Iron is a transition metal. Recall that these elements have d orbitals, some of which are empty and available for bonding. Iron II (Fe2+) has plenty of energetically-available orbitals, and therefore can form Lewis acid–base complexes with compounds that have available electrons (such as nitrogenous bases). Within the porphyrin ring, four nitrogens interact with the Fe2+ ion. Typically, transition metals form complexes that are geometrically octahedral. In the case of the heme group, four of these interactions involve nitrogens from the four rings; a fifth involves a nitrogen of histidine residue of one of the protein’s polypeptides that approaches from below the ring plane. This leaves one site open for the binding of an O2 molecule, which has available lone electron pairs.[5]  When an O2 binds to one of these heme groups,

    Hemoglobin + O2 ⇄ Hemoglobin – O2.

    ch09-05_bloodstream.pngNote that this way of depicting the reaction is an oversimplification. As we said initially, each hemoglobin molecule contains four polypeptides, each of which is associated with a heme group (green in the figure), so there are four heme groups in a single hemoglobin molecule. Each heme group can bind one O2 molecule. When an O2 molecule binds to the heme iron, there are structural and electronic changes that take place within the protein as a whole. This leads to a process known as cooperativity, wherein the four heme groups do not act independently. Binding O2 to one of the four heme groups in hemoglobin causes structural changes to the protein, which increases the affinity for O2 in each of the remaining three heme groups. When a second O2 binds, affinity for O2 is once again increased in the remaining two heme groups.

    As you might suspect, this process is reversible. Imagine a hemoglobin protein with four bound oxygen molecules. When an O2 is released from the hemoglobin molecule, the affinity between the remaining O2s and the heme groups is reduced, making it more likely that more of the bound O2s will be released. This is an equilibrium reaction, and we can apply Le Chatelier’s principle to it. Where O2 is in abundance (in the lungs), the reaction shifts to the right (binding and increasing affinity for O2). Where O2 is present at low levels, the reaction shifts to the left (releasing and reducing affinity for O2). The resulting hemoglobin molecule has a high capacity for binding O2 where O2 is present at high concentrations and readily releases O2 where O2 is present at low concentrations. In the blood, [hemoglobin] ranges between 135–170 g/L, approximately 2 millimoles per liter (mM), and because there are four O2 binding sites per hemoglobin, this results in approximately ~ 250 mg/L or s8-mM concentration of O2.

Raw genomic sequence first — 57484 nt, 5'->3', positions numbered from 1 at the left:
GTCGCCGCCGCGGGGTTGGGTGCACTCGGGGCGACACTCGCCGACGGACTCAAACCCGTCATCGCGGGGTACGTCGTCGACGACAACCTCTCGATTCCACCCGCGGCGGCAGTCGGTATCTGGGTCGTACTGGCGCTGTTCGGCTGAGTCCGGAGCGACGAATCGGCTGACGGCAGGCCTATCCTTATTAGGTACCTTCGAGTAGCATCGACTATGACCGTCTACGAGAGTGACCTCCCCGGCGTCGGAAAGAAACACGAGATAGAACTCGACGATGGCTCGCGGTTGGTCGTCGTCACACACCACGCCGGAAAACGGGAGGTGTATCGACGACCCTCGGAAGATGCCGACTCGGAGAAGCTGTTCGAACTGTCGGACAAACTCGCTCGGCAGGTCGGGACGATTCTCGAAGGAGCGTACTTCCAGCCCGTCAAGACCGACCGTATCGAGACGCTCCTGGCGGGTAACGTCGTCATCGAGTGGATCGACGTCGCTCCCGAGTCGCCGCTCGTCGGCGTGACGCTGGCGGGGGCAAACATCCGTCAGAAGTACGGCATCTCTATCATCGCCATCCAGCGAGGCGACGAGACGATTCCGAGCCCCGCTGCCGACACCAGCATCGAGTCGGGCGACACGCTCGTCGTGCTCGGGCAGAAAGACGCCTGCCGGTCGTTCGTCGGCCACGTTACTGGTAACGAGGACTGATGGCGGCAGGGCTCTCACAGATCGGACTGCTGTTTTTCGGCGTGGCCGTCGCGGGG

By comparison, O2‘s solubility in water is ~ 8mg/L at 37 ºC, or 250 micromoles per liter (μM). The reaction can be written like this:

    O2 in the air ⇄ O2 in the blood (liquid) + hemoglobin ⇄ hemoglobin-O2 + O2 in the blood ⇌ hemoglobin-2O2 + O2 in the blood ⇄ hemoglobin-3O2 + O2 in the blood ⇄ hemoglobin-4O2

    When the hemoglobin reaches areas of the body where [O2] is low, the oxygen dissociates from the hemoglobin into the blood. The dissolved O2 is then removed from the blood by aerobic (oxygen-utilizing) respiration: C6H12O6 + 6O2 ⇄ 6CO2 + 6H2O.

    The combination of Le Chatelier’s principle and the cooperativity of the O2 + hemoglobin reaction now leads to the complete dissociation of the hemoglobin—4O2 complex, releasing O2. The products of aerobic respiration (essentially a combustion reaction) are carbon dioxide and water. Clearly the water can be carried away in cellular fluid, but the carbon dioxide must be removed in a variety of ways: a small part is removed by reacting with the hemoglobin (but not at the Fe center), some is dissolved in the blood, and some takes part in the buffering system present in the blood, and most is released in the lungs, into the air that you breath out.